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Millbrae to outsource police

 | Published on 11/16/2011

 

 

Millbrae will begin negotiating to contract with the Sheriff’s Office for police services — a decision that could save the city $1.1 million to $2 million annually but that split the opinion of those at Tuesday’s City Council meeting.

San Bruno and Millbrae currently share Neil Telford, who acts as police chief for both cities until Nov. 18 when he will return to San Bruno full time. On Tuesday, Millbrae official voted 3-2, with councilmembers Paul Seto and Nadia Holober dissenting, to begin negotiating a contract for services to be provided by the San Mateo County Sheriff’s Office. The vote came after more than two hours of discussion with community input that raised concerns about adequate staffing, volunteers and the future for non-sworn employees.

The timing of the decision was another topic that split those in attendance. Both Holober and Seto advocated for waiting until the newly elected council took office before the end of the year to make the decision.

“I’m voting no because it goes against the overwhelming majority of our community,” Holober said.

Others on the council disagreed.

“We have to make a decision and sadly, I don’t think we have enough facts,” said Councilwoman Gina Papan, who added Tuesday’s decision allows for negotiations to start so remaining questions can be answered.

Mayor Dan Quigg and Vice Mayor Marge Colapietro both pointed to the city’s financial challenges as a reason the sheriff’s proposal made sense. Quigg added many of the expressed concerns and questions were answered Tuesday before the vote.

For example, Undersheriff Carlos Bolanos said the plan includes positions for all the department employees — sworn and non-sworn, that can be tweaked to accommodate the city’s robust volunteer program, and the city can maintain any property it would like. Items like vehicles and other equipment to be used through the new partnership will result in a credit toward the upstart costs, he said.

The city’s current annual budget for the department is $4.258 million. When the budget is changed to include vehicles, safety equipment, overhead costs and other costs, the annual budget is raised to $7.27 million. Should the city want to maintain its own department, Telford suggested increasing staffing levels by 2.5 full-time equivalent employees — a cost of $410,000 annually — that would raise the number of employees to 32 FTEs.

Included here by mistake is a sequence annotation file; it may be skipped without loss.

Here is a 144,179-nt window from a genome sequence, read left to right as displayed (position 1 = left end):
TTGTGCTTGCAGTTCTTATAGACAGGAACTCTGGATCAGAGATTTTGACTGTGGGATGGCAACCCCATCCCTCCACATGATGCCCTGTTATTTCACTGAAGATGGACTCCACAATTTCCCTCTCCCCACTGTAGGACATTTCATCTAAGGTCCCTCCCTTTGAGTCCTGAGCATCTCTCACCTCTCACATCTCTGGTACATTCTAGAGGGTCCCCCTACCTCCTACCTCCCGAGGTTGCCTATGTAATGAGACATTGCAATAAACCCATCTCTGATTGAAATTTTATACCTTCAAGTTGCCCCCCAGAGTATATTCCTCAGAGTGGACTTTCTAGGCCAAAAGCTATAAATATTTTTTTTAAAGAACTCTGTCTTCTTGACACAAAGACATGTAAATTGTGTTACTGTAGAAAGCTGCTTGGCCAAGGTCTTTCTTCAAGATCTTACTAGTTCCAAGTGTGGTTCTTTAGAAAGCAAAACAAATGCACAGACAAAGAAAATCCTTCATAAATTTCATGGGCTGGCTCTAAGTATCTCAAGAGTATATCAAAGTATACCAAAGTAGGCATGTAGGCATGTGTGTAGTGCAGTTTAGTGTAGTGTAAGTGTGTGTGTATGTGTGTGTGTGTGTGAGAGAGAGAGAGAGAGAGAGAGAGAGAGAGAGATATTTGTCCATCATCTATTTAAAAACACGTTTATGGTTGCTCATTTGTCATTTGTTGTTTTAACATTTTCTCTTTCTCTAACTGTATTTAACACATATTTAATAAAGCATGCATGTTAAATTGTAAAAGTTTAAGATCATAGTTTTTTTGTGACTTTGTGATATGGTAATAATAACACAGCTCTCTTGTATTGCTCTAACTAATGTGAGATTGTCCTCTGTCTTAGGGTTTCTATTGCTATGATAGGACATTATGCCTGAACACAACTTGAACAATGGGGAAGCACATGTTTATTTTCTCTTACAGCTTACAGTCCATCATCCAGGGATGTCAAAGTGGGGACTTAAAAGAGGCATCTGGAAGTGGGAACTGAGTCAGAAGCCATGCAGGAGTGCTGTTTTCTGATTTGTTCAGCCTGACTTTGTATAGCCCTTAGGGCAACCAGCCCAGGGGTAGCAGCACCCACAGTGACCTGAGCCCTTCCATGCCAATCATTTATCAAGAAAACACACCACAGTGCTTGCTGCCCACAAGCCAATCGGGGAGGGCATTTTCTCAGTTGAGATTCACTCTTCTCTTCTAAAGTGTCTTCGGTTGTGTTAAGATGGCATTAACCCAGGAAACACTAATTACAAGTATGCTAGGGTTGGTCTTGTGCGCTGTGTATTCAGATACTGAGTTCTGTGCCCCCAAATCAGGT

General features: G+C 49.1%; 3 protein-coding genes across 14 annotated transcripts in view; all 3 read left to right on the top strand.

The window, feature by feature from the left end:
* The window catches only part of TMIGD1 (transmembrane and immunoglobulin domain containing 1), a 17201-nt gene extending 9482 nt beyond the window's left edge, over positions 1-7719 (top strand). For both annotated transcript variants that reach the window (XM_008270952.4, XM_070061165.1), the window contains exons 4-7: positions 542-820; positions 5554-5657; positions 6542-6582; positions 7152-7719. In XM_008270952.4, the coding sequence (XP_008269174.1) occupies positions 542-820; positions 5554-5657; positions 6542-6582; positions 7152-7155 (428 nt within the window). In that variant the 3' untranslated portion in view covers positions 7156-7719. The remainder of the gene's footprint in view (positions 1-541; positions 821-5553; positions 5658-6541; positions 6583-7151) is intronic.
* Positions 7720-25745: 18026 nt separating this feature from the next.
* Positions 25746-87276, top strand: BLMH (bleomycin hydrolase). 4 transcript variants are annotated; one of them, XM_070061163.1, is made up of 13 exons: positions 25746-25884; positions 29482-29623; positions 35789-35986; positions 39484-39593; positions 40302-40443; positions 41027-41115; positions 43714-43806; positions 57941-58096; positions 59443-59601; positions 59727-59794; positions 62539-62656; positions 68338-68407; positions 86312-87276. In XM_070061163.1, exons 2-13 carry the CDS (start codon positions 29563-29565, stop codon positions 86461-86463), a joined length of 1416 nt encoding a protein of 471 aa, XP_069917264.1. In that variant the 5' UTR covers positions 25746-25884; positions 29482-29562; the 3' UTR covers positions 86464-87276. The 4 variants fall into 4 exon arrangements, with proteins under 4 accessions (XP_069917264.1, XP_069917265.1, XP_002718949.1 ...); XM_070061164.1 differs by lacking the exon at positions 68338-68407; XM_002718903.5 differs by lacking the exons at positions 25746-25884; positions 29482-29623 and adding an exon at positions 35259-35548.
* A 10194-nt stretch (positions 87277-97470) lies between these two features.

Advocates for maintaining an independent department questioned the rush to make a choice while also noting the additional cost seemed minimal.

“We should not risk the safety of our residents for a $410,000 deficit,” said resident Joe Chen.

Chris Co, special services coordinator for Millbrae police, asked the city to consider maintaining the current department staffing adding only a full-time chief and slowly building to the preferred levels. She also suggested asking the city’s electorate for money through a joint safety assessment that would support both the police and fire departments. Co’s suggestion was one Telford couldn’t recommend.

He described the city’s current staffing level as being critical.

The sheriff’s proposal included 15.98 FTEs including Millbrae’s own police chief. The $3.5 million plan allows for Millbrae’s sworn personnel to be accepted into the San Mateo County Sheriff’s Office after a background check. The proposal calls for eliminating a police captain/commander/lieutenant position, cutting in half the number of sergeants and reducing the number of officers and deputies from 14 to eight, according to Telford. It adds a records clerk but does not discuss a crime analyst, special service coordinator or communications/records manager. Most non-sworn personnel would be transferred to similar positions.

During recent community meetings, a number of individuals expressed concerns about the difference in staffing levels between the proposals.

Millbrae, as a stand-alone agency, needs additional employees to cover shifts when illnesses and vacations come up. The Sheriff’s Office, which is much larger, has enough employees to backfill those without additional employees, according to Telford.

For the sake of comparison, the city asked the Sheriff’s Office to revise the proposal to include a full-time supervisor for all shifts and add an additional deputy for Friday and Saturday nights.

The increase in employees raises the proposal cost to $4.56 million. Officer Gaby Chaghouri spoke on behalf of eight officers favoring the sheriff’s proposal.

“The San Mateo County Sheriff’s Office is a highly respected law enforcement organization and has always supported the citizens of Millbrae when called upon. We feel the Sheriff’s Office will continue to serve the citizens of Millbrae,” he said.

Under the original proposal, Millbrae could save nearly $2 million or $1.1 million using the revised plan. The savings increased from original numbers because of a Tuesday decision by the San Mateo County Board of Supervisors recognizing cities which contracted with it were paying twice into the future retirement costs, said Bolanos. That decision added more than $500,000 in additional savings to the plan.

Regardless of what the city does, about $1.68 million in annual costs for the department — including service contracts like red-light cameras, animal patrol and retirement options — will remain, according to Telford.

Future fiscal challenges certainly came into play during the discussion.

Just before discussing police options, Finance Director LaRae Brown provided a five-year financial forecast which shows a seven-year cumulative general fund budget gap of $7.29 million. A major portion of that gap is from the sunset of the fire assessment in 2013-14. Over three years, the end of the tax will mean a loss of $4.32 million, Brown said.